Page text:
Recently, the relationship between driver distraction and road safety has come strongly into focus, based on findings presented from Naturalistic Driving Studies and Field Operational Tests.
Reviews of current literature on the subject show that the available conceptual frameworks for describing the relationship between secondary task involvement and driver performance are predominantly linear and mono-dimensional, i.e. they propose a single, direct and linear correlation between secondary task engagement and reduction in driver performance. However, as research into other areas of human performance show, descriptions of a linear and/or mono-dimensional character rarely are sufficient to predict the differences between mono- and multitasking in human operators.
Transferred to automotive safety, this means that to evaluate the effects of new in-vehicle systems on driver performance, a more sophisticated framework is needed. In particular, any warning/intervention capabilities of the vehicle, the current performance capacity of the driver, and primary task demand variation all need to be added and accounted for in order to accurately assess the extent to which secondary task involvement may degrade primary task performance.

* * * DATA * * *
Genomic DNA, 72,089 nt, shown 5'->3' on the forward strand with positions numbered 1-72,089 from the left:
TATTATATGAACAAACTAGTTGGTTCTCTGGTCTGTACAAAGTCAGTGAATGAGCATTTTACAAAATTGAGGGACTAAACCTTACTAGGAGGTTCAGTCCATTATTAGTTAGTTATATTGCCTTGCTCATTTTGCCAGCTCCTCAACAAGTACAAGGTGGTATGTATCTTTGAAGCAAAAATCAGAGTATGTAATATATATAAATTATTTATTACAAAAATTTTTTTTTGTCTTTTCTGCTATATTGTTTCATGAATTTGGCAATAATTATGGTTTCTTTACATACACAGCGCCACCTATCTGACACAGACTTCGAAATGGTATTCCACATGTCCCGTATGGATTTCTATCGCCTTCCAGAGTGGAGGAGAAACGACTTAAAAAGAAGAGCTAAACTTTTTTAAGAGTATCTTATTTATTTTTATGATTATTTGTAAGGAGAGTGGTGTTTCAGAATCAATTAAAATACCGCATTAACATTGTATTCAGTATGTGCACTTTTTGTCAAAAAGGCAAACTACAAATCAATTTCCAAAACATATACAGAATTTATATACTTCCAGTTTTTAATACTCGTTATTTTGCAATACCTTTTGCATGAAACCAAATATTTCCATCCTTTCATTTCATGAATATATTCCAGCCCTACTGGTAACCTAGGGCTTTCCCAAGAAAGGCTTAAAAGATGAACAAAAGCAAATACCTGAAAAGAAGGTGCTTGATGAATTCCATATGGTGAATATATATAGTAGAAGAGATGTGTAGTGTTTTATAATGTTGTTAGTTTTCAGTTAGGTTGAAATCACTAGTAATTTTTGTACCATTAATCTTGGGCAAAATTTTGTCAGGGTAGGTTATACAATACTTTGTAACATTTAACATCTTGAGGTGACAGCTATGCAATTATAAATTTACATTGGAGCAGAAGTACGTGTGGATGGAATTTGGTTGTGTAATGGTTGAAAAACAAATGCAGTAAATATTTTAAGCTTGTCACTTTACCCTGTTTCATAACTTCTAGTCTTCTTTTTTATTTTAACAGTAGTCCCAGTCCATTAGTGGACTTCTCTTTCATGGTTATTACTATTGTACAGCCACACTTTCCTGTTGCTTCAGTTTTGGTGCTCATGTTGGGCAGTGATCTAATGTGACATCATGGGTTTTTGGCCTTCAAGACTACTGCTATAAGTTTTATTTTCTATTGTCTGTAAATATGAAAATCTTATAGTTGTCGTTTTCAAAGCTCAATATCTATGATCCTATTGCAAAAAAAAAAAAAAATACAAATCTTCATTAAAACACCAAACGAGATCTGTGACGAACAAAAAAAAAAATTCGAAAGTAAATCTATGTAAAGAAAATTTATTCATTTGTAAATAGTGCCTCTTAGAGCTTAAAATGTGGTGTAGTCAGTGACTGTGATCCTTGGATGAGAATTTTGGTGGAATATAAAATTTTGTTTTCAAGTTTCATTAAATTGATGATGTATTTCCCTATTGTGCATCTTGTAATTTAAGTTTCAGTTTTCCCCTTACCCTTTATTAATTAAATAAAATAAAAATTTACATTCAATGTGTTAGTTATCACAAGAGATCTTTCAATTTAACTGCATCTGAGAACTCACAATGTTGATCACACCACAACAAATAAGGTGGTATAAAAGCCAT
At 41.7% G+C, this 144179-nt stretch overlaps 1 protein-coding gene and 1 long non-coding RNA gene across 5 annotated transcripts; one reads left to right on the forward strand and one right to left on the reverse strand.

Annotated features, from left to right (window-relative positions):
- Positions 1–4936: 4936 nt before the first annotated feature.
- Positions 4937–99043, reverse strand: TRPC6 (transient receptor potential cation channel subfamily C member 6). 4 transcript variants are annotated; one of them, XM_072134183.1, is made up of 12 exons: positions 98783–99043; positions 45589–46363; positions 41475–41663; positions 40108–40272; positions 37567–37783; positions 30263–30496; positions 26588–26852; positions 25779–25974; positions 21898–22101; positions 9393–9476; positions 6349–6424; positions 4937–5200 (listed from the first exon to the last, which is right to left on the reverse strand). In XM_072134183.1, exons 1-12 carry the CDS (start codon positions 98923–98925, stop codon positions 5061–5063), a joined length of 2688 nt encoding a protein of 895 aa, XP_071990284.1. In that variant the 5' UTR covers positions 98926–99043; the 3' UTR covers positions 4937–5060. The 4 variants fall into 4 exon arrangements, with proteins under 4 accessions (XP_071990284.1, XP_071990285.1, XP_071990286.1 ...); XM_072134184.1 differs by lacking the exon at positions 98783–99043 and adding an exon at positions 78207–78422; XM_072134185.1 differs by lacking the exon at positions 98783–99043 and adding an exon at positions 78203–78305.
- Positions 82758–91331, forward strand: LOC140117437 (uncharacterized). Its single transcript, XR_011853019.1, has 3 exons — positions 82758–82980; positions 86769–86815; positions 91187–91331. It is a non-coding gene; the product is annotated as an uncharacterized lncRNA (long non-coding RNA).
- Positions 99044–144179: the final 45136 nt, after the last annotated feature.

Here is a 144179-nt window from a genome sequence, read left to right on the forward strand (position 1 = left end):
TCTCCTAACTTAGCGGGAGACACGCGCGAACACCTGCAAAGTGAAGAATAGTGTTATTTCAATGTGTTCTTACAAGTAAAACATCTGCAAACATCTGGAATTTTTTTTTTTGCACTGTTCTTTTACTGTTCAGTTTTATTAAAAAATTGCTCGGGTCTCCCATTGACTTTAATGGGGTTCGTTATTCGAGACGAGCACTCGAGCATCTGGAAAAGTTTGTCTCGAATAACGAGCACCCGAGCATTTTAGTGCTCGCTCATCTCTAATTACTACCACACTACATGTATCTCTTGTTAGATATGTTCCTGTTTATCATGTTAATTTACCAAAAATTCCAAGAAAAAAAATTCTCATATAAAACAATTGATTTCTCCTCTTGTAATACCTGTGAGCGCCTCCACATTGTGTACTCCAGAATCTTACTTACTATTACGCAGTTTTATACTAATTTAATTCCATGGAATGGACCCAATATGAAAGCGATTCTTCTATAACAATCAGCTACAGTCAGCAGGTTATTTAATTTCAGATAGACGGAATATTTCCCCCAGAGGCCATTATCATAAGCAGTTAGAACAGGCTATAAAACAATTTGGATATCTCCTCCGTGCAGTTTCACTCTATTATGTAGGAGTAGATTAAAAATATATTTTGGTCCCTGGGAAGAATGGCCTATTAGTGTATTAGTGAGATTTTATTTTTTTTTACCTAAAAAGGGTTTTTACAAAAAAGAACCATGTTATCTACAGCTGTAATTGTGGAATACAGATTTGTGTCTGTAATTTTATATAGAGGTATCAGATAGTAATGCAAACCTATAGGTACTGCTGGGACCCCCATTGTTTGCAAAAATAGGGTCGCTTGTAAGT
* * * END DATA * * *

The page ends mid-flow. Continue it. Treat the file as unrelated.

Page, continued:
In this paper, a conceptual framework which takes these additional dimensions into account is outlined. The framework describes how driver performance capacity, the availability of active safety systems in the vehicle and the current demands from the traffic environment should be jointly considered in relation to the effects on driver performance of secondary task engagement. Based on this, general areas where improvements can be made in order to mitigate negative consequences of non-driving tasks are presented.
|2006||Dingus TA, Klauer SG, Neale VL, Petersen A, Lee SE, Sudweeks J, Perez MA, Hankey J, Ramsey D, Gupta S, Bucher C, Doerzaph ZR, Jermeland J, Knipling RR. The 100-Car Naturalistic Driving Study: Phase II – Results of the 100-Car Field Experiment. Washington, DC: National Highway Traffic Safety Administration; April 2006. Report No. DOT HS 810 593.|